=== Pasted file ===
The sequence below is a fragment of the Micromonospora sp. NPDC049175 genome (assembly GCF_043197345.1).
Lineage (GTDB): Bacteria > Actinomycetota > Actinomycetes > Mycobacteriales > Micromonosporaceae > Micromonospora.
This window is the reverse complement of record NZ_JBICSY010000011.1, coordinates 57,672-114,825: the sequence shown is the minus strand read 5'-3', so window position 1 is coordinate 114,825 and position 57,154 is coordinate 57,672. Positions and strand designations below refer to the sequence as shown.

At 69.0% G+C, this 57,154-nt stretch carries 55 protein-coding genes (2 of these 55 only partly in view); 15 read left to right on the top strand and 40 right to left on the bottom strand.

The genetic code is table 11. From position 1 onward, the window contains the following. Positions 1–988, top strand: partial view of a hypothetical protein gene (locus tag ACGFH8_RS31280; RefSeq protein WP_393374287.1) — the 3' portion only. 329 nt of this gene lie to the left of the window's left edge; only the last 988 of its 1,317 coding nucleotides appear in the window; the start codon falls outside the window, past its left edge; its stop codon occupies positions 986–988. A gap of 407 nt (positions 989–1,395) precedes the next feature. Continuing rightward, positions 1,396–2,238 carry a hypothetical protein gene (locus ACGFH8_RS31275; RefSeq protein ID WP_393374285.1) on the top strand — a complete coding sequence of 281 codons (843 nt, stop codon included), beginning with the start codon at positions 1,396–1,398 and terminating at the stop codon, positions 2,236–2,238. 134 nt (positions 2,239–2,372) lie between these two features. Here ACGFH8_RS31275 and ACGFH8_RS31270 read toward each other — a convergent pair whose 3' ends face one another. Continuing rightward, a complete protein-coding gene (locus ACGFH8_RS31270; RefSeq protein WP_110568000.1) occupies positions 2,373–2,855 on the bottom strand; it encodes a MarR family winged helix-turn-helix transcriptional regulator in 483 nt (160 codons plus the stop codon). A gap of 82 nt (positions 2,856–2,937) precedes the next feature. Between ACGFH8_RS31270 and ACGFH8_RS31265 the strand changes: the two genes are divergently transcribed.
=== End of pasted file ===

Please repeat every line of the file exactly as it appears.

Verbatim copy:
The sequence below is a fragment of the Micromonospora sp. NPDC049175 genome (assembly GCF_043197345.1).
Lineage (GTDB): Bacteria > Actinomycetota > Actinomycetes > Mycobacteriales > Micromonosporaceae > Micromonospora.
This window is the reverse complement of record NZ_JBICSY010000011.1, coordinates 57,672-114,825: the sequence shown is the minus strand read 5'-3', so window position 1 is coordinate 114,825 and position 57,154 is coordinate 57,672. Positions and strand designations below refer to the sequence as shown.

At 69.0% G+C, this 57,154-nt stretch carries 55 protein-coding genes (2 of these 55 only partly in view); 15 read left to right on the top strand and 40 right to left on the bottom strand.

The genetic code is table 11. From position 1 onward, the window contains the following. Positions 1–988, top strand: partial view of a hypothetical protein gene (locus tag ACGFH8_RS31280; RefSeq protein WP_393374287.1) — the 3' portion only. 329 nt of this gene lie to the left of the window's left edge; only the last 988 of its 1,317 coding nucleotides appear in the window; the start codon falls outside the window, past its left edge; its stop codon occupies positions 986–988. A gap of 407 nt (positions 989–1,395) precedes the next feature. Continuing rightward, positions 1,396–2,238 carry a hypothetical protein gene (locus ACGFH8_RS31275; RefSeq protein ID WP_393374285.1) on the top strand — a complete coding sequence of 281 codons (843 nt, stop codon included), beginning with the start codon at positions 1,396–1,398 and terminating at the stop codon, positions 2,236–2,238. 134 nt (positions 2,239–2,372) lie between these two features. Here ACGFH8_RS31275 and ACGFH8_RS31270 read toward each other — a convergent pair whose 3' ends face one another. Continuing rightward, a complete protein-coding gene (locus ACGFH8_RS31270; RefSeq protein WP_110568000.1) occupies positions 2,373–2,855 on the bottom strand; it encodes a MarR family winged helix-turn-helix transcriptional regulator in 483 nt (160 codons plus the stop codon). A gap of 82 nt (positions 2,856–2,937) precedes the next feature. Between ACGFH8_RS31270 and ACGFH8_RS31265 the strand changes: the two genes are divergently transcribed.